Being Mixed-Race Series

Episode 12: Mixed-Race Relationships

In 1958, married couple Richard Loving and Mildred Jeter were jailed because they violated the Racial Integrity Act of 1924. In 1964, the couple sued the state of Virginia. Their case reached the Supreme Court in 1967, and the court struck down all state laws forbidding mixed-race marriages. Several decades later, this ruling allowed people like Zyda Culpepper Mellon, who is African American, to marry her white husband, and for Ricardee Franks, who is mixed, to also marry a white man. […]

Being Mixed-Race Series

Episode 10: What It Means to be Mixed-Race

Mixed-race U.S. Americans are one of the fastest-growing populations in the United States. In 2017, 10% of all children in the U.S. were mixed-race, up from just 1% in the 1970s. Evidence indicates that this number will only go up: In 2016, it was reported that “47% of white teens, 60% of black teens, and 90% of Hispanic teens said they had dated someone of another race.” It is for these reasons that interviewees Justyn Melrose’s and Danielle Douez’s experiences are becoming more common. […]

Salvator Rosa, "Three Figures Around a Globe," 1615–73.
Being Mixed-Race Series

Episode 5: Transracial Adoption

We continue our episode 3 discussion on mixed-race families by digging into transracial adoption. Nicole Zelniker—whose book, Mixed, was the focus of that episode—joins me to interview Leah Whetten-Goldstein about her experience being adopted from China into a white, Jewish family in North Carolina. We discuss side-effects, critiques, misunderstandings, and assumptions surrounding transracial adoption, as well as the beauty of being in a mixed-race family. We get a glimpse into Whetten-Goldstein’s struggle to find an identity growing up in a predominantly white community as an adoptee, and she shares the wisdom she’s gathered along the way. […]

Being Mixed-Race Series

Episode 3: Mixed-Race Families

Journalist Nicole Zelniker, author of Mixed, takes us on personal journeys to help us glimpse into overlooked worlds so we can more fully grasp what it means to be mixed. Zelniker spoke to dozens of mixed-race families and individuals, as well as experts in the field, about their own experiences, with the hope to fill a gap in the very important conversation about race in the US today. […]

Sakai Hōitsu, "Blossoming Cherry Trees," pair of six-panel folding screens; ink, color, and gold leaf on paper; ca. 1805. Mary Griggs Burke Collection. Gift of the Mary Jackson Burke Foundation, 2015. The Metropolitan Museum of Art.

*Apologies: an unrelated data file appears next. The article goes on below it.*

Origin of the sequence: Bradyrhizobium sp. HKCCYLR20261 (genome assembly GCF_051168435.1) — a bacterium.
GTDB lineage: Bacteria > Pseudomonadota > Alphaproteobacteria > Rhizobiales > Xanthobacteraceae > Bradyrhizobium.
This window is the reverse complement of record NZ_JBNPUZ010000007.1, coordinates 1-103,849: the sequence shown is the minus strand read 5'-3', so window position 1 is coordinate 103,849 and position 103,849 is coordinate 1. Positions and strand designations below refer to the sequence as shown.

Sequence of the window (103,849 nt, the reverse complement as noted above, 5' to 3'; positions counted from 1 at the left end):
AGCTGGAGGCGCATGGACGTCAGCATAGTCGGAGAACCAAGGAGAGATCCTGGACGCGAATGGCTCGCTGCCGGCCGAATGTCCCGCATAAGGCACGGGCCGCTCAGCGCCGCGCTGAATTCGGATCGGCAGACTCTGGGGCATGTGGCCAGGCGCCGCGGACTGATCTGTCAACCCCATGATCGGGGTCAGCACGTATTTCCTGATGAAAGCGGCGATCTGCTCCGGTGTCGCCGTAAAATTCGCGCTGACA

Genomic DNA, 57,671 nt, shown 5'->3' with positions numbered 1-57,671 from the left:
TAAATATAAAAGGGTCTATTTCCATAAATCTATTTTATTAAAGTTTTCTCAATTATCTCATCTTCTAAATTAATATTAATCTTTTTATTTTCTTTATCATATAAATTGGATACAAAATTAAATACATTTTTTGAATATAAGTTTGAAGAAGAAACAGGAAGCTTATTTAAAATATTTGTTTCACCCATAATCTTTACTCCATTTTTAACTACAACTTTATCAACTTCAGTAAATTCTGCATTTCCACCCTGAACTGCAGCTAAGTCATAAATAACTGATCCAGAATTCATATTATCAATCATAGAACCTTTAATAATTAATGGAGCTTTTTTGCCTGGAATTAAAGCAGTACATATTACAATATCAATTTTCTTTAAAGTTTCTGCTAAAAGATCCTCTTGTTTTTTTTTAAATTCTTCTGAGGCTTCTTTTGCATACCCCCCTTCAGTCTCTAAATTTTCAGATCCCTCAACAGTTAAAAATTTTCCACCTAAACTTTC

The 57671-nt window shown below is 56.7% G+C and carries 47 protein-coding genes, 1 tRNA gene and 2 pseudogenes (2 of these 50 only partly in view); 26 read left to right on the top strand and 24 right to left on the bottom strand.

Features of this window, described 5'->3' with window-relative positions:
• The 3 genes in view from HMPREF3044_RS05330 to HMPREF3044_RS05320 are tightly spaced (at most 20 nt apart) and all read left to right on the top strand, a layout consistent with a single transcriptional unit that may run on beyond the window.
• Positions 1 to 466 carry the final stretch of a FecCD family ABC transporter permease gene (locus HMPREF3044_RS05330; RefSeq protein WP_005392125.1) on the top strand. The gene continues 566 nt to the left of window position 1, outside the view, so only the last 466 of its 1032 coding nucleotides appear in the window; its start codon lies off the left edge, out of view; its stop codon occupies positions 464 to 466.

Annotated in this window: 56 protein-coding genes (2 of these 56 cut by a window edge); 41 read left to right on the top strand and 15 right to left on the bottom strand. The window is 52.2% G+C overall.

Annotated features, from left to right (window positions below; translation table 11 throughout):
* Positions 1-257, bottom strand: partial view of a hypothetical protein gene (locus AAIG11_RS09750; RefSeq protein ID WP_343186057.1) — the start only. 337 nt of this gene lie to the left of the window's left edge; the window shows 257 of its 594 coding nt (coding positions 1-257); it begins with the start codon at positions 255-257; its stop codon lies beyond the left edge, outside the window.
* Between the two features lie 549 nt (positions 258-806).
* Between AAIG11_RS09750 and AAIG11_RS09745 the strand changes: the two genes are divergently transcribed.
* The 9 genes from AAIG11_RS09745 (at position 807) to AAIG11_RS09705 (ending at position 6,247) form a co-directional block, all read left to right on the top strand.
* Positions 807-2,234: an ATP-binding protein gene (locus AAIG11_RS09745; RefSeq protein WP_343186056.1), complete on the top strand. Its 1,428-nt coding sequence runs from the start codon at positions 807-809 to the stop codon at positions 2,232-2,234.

Being Mixed-Race Series

“I Guess I’m More Japanese Than You”

Nicole Zelniker’s book, Mixed, is a work of journalism about mixed-race families and their shifting identities. In this chapter from the book, Zelniker interviews Lynda Gomi, who is white, and Kazu Gomi, who is Japanese. They have lived in both the US and Japan and both believe that their cultures are a much bigger difference between them than the color of their skin. […]

Being Mixed-Race Series

What Does It Mean to Be Mixed-Race in the US?: New Book, ‘Mixed,’ by Nicole Zelniker

The definition of families is widening, whether it’s because of mixed-race relationships, interracial adoption, or numerous other factors. Today, it is important to hear from a growing population about race, their shifting identities, and what family means to them. At the heart of the issue are the mixed-race families. Many mixed-race children have had difficulties fitting in, whether with one race or the other. In mixed-race relationships, one partner may face racism, while the other may not, or else they will experience racism in different ways. Children who have been adopted into families that identify as a race that is not theirs often find that they struggle to fit in with their families as well as with people who identify as their own race. Not only are these families navigating US American culture at large, but they also must navigate their own family structures and what it means to be mixed. […]